“People are very nice and I like them but I know the relationships won’t go any further. Americans don’t care after you split up,” says Tina Rodriguez, a 23-year-old law student from Switzerland. “Americans appreciate the moment, and when they are there, they are there. They listen to you, but the next day they have forgotten your name.”

The definition of friendship

An important factor is also how Americans and internationals define friendship. Americans call other people their friend very easily. It is a term used loosely – perhaps because the English language does not offer any viable alternatives. According to Delgado, “acquaintance” sounds too cold and too remote. Especially among college students.

Evelyn Alper, a 21-year-old American national and food science major, somewhat agrees. Her definition of a friend is someone who loves you for who you are, who would help you in any situation, and someone you have fun with, but she realizes that she probably uses the term differently because most Americans use it for both intimate friends and for acquaintances.

“Americans use the word ‘friend’ for someone they would say hi to and have a casual conversation with,” Alper says. “Generally, Americans would call somebody a friend even if they know the person is not somebody who would be there in situations where a real friend is needed.”

At first, many international students feel happy that they so quickly become “friends” with Americans, but the enthusiasm fades when they get to observe Americans for a longer period of time and see how easily Americans deem somebody their friend. Quickly, the feeling of inclusiveness loses value.

“Sometimes I’m confused,” Choi says. “Americans are always being nice so I don’t know if we’re close or if there’s still a distance between us. I prefer that people say honest things. If there’s something they don’t like about me, I wish they would just say so. Americans are obsessed with being nice.”

What to do?

How do Americans and internationals tackle culture clashes in the best way? One thing Delgado points out is that a good idea is for both sides to consider how they phrase their questions when they ask questions about other cultures. Asking “how” questions and not “why” questions allow conversations about any culture – like asking “How do you show friendship in your country?” while “why” questions limit the conversations and often sound accusatory even if they were not meant to – like Why do you say I’m your friend when you don’t mean it?”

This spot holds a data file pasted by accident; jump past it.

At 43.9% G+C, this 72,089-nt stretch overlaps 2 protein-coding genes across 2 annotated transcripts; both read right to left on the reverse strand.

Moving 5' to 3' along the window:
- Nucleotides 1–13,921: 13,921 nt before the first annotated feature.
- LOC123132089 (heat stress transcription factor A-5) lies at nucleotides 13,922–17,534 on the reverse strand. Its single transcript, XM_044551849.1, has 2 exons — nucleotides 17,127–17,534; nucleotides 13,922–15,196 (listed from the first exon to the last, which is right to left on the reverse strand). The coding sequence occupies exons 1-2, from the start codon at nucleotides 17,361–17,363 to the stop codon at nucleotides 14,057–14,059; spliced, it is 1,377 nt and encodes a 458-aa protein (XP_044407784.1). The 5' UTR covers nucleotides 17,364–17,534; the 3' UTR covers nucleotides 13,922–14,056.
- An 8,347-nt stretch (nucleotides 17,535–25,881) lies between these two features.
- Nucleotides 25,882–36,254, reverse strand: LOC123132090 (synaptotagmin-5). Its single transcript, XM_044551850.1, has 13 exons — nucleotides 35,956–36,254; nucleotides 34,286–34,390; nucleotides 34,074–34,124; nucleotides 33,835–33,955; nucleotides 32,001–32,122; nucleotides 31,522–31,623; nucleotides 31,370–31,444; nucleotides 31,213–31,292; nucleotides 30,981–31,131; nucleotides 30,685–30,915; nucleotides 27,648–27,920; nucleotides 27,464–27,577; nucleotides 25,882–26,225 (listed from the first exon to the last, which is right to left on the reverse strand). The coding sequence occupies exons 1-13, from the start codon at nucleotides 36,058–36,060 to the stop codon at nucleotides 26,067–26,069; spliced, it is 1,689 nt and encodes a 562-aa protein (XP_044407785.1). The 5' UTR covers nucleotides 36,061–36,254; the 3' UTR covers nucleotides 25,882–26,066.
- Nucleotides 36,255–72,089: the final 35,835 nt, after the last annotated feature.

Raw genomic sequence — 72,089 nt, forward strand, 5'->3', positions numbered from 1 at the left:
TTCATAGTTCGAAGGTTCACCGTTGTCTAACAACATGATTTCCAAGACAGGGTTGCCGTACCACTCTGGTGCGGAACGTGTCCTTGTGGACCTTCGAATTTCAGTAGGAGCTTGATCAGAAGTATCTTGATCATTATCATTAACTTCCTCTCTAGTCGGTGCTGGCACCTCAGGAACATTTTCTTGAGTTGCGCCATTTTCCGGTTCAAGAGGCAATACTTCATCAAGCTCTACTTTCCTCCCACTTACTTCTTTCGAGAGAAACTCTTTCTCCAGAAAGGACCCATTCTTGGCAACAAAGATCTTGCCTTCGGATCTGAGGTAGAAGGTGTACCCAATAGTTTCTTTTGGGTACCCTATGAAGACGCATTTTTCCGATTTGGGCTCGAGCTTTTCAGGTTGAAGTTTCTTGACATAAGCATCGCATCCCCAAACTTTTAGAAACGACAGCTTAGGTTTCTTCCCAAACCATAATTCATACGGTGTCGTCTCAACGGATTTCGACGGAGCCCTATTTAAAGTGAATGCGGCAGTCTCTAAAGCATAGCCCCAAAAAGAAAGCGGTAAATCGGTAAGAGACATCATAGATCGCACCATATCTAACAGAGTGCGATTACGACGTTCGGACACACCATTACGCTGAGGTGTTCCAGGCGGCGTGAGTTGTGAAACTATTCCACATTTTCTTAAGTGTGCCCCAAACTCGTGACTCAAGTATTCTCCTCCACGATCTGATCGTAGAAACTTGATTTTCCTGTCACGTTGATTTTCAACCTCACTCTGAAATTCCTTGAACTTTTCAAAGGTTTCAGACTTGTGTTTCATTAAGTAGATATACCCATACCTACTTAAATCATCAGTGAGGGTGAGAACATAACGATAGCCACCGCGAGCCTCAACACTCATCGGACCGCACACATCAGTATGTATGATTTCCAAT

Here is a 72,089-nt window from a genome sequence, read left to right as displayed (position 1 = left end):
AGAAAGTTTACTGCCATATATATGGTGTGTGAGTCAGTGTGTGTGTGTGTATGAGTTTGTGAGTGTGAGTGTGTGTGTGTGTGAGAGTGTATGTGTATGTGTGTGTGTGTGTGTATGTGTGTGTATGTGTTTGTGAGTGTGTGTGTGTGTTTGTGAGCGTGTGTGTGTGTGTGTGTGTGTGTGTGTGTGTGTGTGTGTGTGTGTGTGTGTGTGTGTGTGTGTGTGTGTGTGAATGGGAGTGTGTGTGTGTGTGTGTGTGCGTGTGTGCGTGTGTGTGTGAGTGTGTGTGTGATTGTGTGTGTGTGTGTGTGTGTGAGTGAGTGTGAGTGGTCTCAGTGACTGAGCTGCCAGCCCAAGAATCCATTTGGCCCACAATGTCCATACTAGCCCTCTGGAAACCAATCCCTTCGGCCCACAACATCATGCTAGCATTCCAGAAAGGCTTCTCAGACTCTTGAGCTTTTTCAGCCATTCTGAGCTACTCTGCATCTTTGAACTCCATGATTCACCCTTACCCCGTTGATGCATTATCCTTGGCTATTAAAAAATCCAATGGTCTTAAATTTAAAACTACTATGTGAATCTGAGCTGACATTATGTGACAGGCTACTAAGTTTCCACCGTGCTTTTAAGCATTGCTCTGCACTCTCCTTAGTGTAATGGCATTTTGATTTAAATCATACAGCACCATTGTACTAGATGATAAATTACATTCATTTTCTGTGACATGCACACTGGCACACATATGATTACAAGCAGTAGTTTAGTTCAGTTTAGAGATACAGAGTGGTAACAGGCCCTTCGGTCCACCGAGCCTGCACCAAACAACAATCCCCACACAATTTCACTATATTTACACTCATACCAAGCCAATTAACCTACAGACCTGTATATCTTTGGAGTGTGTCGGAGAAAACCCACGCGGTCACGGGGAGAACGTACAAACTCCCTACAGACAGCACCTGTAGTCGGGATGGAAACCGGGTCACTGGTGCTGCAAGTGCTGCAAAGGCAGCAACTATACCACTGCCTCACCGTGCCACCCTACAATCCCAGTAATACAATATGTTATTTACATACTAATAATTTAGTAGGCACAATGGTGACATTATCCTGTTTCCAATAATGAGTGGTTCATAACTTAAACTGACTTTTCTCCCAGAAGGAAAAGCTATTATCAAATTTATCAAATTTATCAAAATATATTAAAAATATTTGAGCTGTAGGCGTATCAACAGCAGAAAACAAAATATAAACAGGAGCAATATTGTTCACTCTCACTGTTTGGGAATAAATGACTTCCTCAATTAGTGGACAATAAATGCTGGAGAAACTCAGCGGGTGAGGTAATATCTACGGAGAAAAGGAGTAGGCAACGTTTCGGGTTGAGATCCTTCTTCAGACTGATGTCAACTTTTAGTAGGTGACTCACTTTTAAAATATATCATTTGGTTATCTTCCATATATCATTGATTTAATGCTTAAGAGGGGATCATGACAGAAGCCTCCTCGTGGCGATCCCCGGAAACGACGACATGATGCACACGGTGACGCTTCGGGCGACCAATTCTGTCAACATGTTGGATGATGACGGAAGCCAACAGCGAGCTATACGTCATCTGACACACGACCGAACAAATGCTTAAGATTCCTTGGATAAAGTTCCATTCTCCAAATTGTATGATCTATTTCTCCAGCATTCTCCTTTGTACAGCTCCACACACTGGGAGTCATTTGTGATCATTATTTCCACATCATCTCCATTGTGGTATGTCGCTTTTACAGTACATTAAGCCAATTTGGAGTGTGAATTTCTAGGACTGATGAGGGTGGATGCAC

Delgado points out that you also have to think in the framework of a particular culture. It might be true that asking a stranger “how are you?” in a supermarket in France would be superficial because nobody cares about the answer, but in America it would be considered rude if you didn’t say hi. Instead of feeling affronted, people should realize that the characteristic they are looking for, for example friendliness, might be missing in a person in a particular situation, but that it is often possible to find that characteristic in the same person but in another situation.

“If Americans analyze the French from their American cultural reference, it is true that the French appear cold and snobby, that they don’t engage in conversation in public,” Delgado says. “If you go back to America, it is true that somebody with that behavior is rude, but in France it is not necessarily so. Beware of what framework you are judging from.”

According to Delgado both Americans and foreigners can learn from each other. Foreigners have to realize that they have to take the initiative. If an American says “we should go to a movie sometime,” the foreigner should follow up and be specific. The foreigner should ask which movie and which day. Otherwise, it likely will not happen.

At the same time, Americans should learn not to be afraid of taking part in deeper conversations which they often refrain from because they don’t want to cause conflict. In some cultures, it is okay to discuss politics but Americans tend to be more guarded.

“Internationals complain that Americans only want to talk about sports and the weather, and it’s not because they’re superficial, Americans just don’t want to upset the balance,” Delgado says. “It’s okay for some people to talk about politics.”

For Noro, who was rather disappointed by the outcome of what he saw as a profound conversation, his perception of Americans is somewhat pessimistic:

“I think Americans feel sociable by talking and asking for a phone number. They are satisfied with that. They connect over banalities that don’t lead anywhere, and it becomes boring.”

Not all internationals are deterred by Americans and their easy-going friendliness. Tina Rodriguez is in America for the third time and has realized that Americans rarely keep in contact, but she has accepted that and now quite likes their behavior:

“I think I prefer the American way even though it is fake. I like to see everybody smiling and happy even though I know it is not possible that everybody is.”

KRISTINE NØDGAARD-NIELSEN is a contributing writer for The Centennial Magazine. 

Graphic by Jennifer Wu.